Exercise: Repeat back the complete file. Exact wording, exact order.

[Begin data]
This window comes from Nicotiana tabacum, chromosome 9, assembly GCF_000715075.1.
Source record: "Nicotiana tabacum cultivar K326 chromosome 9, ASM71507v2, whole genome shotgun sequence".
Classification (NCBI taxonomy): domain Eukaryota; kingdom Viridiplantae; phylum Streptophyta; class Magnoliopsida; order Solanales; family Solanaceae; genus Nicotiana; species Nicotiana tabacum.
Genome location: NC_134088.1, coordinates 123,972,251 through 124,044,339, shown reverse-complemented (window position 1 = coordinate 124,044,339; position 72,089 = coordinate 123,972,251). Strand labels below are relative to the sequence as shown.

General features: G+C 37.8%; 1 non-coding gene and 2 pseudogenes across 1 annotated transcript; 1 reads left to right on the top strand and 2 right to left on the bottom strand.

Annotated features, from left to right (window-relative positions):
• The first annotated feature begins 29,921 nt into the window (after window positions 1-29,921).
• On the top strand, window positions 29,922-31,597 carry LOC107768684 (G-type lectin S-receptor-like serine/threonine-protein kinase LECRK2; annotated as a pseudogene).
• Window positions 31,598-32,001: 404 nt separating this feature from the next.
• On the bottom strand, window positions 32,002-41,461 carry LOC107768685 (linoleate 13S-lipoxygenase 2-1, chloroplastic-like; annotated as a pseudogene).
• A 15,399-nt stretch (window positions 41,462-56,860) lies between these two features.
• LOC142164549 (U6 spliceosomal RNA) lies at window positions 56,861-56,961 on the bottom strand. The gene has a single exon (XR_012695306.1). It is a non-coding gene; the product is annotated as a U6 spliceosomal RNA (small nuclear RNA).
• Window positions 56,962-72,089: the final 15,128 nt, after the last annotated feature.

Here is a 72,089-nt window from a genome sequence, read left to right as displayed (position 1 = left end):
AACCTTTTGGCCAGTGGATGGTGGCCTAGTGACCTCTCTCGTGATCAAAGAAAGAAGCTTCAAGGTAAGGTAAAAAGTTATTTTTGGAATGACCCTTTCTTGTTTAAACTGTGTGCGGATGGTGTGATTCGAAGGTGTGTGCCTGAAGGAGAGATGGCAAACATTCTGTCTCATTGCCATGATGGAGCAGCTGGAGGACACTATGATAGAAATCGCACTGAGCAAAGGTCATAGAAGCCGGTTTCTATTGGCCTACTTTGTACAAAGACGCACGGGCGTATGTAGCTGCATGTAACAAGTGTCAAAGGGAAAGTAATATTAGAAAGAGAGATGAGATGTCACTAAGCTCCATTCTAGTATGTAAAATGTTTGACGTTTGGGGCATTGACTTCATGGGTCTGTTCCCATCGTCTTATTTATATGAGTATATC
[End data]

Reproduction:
This window comes from Nicotiana tabacum, chromosome 9, assembly GCF_000715075.1.
Source record: "Nicotiana tabacum cultivar K326 chromosome 9, ASM71507v2, whole genome shotgun sequence".
Classification (NCBI taxonomy): domain Eukaryota; kingdom Viridiplantae; phylum Streptophyta; class Magnoliopsida; order Solanales; family Solanaceae; genus Nicotiana; species Nicotiana tabacum.
Genome location: NC_134088.1, coordinates 123,972,251 through 124,044,339, shown reverse-complemented (window position 1 = coordinate 124,044,339; position 72,089 = coordinate 123,972,251). Strand labels below are relative to the sequence as shown.

General features: G+C 37.8%; 1 non-coding gene and 2 pseudogenes across 1 annotated transcript; 1 reads left to right on the top strand and 2 right to left on the bottom strand.

Annotated features, from left to right (window-relative positions):
• The first annotated feature begins 29,921 nt into the window (after window positions 1-29,921).
• On the top strand, window positions 29,922-31,597 carry LOC107768684 (G-type lectin S-receptor-like serine/threonine-protein kinase LECRK2; annotated as a pseudogene).
• Window positions 31,598-32,001: 404 nt separating this feature from the next.
• On the bottom strand, window positions 32,002-41,461 carry LOC107768685 (linoleate 13S-lipoxygenase 2-1, chloroplastic-like; annotated as a pseudogene).
• A 15,399-nt stretch (window positions 41,462-56,860) lies between these two features.
• LOC142164549 (U6 spliceosomal RNA) lies at window positions 56,861-56,961 on the bottom strand. The gene has a single exon (XR_012695306.1). It is a non-coding gene; the product is annotated as a U6 spliceosomal RNA (small nuclear RNA).
• Window positions 56,962-72,089: the final 15,128 nt, after the last annotated feature.

Here is a 72,089-nt window from a genome sequence, read left to right as displayed (position 1 = left end):
AACCTTTTGGCCAGTGGATGGTGGCCTAGTGACCTCTCTCGTGATCAAAGAAAGAAGCTTCAAGGTAAGGTAAAAAGTTATTTTTGGAATGACCCTTTCTTGTTTAAACTGTGTGCGGATGGTGTGATTCGAAGGTGTGTGCCTGAAGGAGAGATGGCAAACATTCTGTCTCATTGCCATGATGGAGCAGCTGGAGGACACTATGATAGAAATCGCACTGAGCAAAGGTCATAGAAGCCGGTTTCTATTGGCCTACTTTGTACAAAGACGCACGGGCGTATGTAGCTGCATGTAACAAGTGTCAAAGGGAAAGTAATATTAGAAAGAGAGATGAGATGTCACTAAGCTCCATTCTAGTATGTAAAATGTTTGACGTTTGGGGCATTGACTTCATGGGTCTGTTCCCATCGTCTTATTTATATGAGTATATC